Approach to Cardiovascular Disease Prevention in Patients With Chronic Kidney Disease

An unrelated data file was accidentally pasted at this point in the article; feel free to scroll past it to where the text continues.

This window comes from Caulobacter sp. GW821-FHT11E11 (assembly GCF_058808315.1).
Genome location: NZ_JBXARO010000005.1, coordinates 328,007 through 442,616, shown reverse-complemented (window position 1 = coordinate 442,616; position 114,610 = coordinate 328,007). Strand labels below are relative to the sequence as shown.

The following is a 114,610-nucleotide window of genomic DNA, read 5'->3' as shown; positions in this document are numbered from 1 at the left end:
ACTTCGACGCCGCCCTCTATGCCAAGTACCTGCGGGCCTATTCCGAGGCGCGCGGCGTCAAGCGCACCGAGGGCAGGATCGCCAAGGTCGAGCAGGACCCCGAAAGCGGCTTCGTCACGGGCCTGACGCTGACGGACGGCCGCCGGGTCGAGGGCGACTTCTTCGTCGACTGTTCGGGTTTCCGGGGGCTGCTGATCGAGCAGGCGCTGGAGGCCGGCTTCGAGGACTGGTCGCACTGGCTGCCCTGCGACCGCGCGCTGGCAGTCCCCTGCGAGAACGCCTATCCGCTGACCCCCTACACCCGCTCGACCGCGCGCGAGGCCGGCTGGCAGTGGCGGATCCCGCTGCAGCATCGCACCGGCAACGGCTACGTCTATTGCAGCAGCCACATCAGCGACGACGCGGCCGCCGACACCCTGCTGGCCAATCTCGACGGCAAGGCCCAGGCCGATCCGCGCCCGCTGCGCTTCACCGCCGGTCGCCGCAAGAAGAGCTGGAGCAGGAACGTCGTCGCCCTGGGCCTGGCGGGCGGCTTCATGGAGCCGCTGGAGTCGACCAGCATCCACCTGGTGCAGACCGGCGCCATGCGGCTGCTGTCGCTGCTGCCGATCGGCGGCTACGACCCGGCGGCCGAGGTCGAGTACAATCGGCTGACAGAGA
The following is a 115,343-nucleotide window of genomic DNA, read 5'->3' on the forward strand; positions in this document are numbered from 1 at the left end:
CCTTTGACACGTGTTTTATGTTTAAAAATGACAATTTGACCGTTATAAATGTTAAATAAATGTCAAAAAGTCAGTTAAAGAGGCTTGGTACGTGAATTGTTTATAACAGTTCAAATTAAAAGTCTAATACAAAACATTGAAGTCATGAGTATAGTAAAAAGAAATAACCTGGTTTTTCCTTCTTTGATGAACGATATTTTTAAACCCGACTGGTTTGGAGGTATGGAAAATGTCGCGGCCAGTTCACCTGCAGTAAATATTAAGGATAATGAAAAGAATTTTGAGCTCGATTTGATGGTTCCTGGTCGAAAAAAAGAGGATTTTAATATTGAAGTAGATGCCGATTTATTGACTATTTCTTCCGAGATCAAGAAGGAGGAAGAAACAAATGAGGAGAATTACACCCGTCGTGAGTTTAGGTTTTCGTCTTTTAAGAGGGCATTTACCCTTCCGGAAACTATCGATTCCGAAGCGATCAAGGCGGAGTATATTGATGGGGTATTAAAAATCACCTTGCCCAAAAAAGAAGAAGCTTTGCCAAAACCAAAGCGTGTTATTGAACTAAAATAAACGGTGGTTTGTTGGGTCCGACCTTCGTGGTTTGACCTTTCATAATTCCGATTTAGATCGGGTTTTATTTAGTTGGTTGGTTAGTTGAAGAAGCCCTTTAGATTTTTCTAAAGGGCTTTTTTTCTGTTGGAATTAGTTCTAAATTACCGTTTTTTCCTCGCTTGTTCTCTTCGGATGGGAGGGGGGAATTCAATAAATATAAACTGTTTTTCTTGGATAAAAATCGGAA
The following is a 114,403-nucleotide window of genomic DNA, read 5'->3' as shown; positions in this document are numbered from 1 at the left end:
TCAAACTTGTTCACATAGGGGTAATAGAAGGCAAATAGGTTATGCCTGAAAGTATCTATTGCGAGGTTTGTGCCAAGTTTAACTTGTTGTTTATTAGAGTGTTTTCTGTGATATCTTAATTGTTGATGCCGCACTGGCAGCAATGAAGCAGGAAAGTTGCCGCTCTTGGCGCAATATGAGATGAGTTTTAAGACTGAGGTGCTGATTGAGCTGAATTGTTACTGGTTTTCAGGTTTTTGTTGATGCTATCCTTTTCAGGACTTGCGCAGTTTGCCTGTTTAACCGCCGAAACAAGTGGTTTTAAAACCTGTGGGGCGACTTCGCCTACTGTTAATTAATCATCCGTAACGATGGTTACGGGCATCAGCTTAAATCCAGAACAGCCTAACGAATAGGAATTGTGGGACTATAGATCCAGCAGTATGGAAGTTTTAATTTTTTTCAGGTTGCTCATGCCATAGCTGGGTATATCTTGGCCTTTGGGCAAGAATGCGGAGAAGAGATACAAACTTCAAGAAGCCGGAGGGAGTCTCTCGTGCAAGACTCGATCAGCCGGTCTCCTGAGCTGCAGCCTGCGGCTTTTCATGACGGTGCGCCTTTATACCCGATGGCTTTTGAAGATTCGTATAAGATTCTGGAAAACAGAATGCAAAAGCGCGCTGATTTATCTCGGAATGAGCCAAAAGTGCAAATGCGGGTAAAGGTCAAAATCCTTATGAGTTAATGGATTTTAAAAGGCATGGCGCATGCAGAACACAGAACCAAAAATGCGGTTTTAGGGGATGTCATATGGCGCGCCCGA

Chronic kidney disease (CKD) is associated with a large burden of cardiovascular risk factors ultimately leading to increased cardiovascular events and mortality. Prevention of cardiovascular disease (CVD) in CKD involves early identification of individuals at high-risk of renal disease. In fact, substantial evidence points to a complex bidirectional relationship between CKD and CVD. Therefore, most interventions directed at CKD prevention should include multiple risk factor interventions with the goal of preventing CVD events while slowing progression of CKD. Clearly, prevention of CVD in CKD is a complex task and requires a multidisciplinary team approach, with a well-defined program, rational targets for each risk factor, and implementation of the most effective intervention strategies. Although several interventions to prevent CVD have proven effective in the general population and in individuals at high risk for CVD, a true benefit in patients with CKD remains to be demonstrated for several of them. A few rational targets of intervention should be optimal blood pressure control, reduction of proteinuria, treatment of dyslipidemia, good control of diabetes, smoking cessation, dietary salt restriction, achievement of normal body mass index, partial correction of anemia, and management of mineral metabolism abnormalities. Lifestyle modification and pharmacological therapy with renin-angiotensin blockers, β-blockers, diuretics, statins, and aspirin should be encouraged in the early stages of CKD.